The careful and ongoing supervision of CRISPR technology is crucial to ensure that this powerful genetic editing technique remains oriented toward therapeutic purposes and does not deviate from these fundamental objectives. While CRISPR holds immense promise in the field of medicine, allowing for the correction of genetic mutations responsible for hereditary diseases, it is essential that it is not misused or used for non-therapeutic purposes.

Furthermore, it is of fundamental importance to promote transparency and public awareness regarding CRISPR applications. Openly communicating about progress, challenges, and successes in this field can help to keep the technology aligned with therapeutic goals and prevent abuse or unethical uses, support the potential benefits of CRISPR and prevent possible deviations from a responsible therapeutic path.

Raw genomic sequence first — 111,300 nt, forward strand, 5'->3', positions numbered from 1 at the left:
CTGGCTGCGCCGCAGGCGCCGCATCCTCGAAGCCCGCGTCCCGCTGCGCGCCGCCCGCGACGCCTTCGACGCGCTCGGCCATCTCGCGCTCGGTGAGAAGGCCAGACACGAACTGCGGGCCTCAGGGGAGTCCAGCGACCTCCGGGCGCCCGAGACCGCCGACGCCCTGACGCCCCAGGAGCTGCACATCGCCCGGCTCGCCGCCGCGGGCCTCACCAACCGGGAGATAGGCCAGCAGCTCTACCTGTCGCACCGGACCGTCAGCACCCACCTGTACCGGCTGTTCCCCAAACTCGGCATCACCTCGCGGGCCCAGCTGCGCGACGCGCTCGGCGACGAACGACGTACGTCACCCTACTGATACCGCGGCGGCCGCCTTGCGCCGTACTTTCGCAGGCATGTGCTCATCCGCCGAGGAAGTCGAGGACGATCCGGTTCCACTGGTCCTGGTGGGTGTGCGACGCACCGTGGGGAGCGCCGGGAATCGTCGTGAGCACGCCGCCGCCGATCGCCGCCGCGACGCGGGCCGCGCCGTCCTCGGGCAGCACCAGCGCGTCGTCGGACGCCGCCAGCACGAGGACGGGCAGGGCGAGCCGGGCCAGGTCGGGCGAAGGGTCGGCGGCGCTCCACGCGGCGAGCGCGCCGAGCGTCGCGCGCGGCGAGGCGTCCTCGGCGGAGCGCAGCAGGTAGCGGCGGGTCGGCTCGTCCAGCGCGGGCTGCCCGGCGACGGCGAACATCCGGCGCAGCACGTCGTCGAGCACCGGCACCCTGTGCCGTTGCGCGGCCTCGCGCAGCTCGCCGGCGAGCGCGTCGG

The imperative for stringent vigilance should not serve as a deterrent to the progress of research and development in CRISPR-based therapies. Instead, it should serve to guarantee the responsible utilization of this extraordinary technology for the enhancement of human health. In this way, Italy can exemplify best practices in the field of genetic therapies, furnishing efficacious solutions for rare diseases while simultaneously safeguarding the principles of safety and ethics in the application of CRISPR technology.

Author contributions

FG: Conceptualization, Data curation, Investigation, Methodology, Project administration, Supervision, Visualization, Writing – original draft, Writing – review & editing. MC: Writing – original draft, Writing – review & editing. FM: Writing – original draft, Writing – review & editing.

Funding

The author(s) declare that no financial support was received for the research, authorship, and/or publication of this article.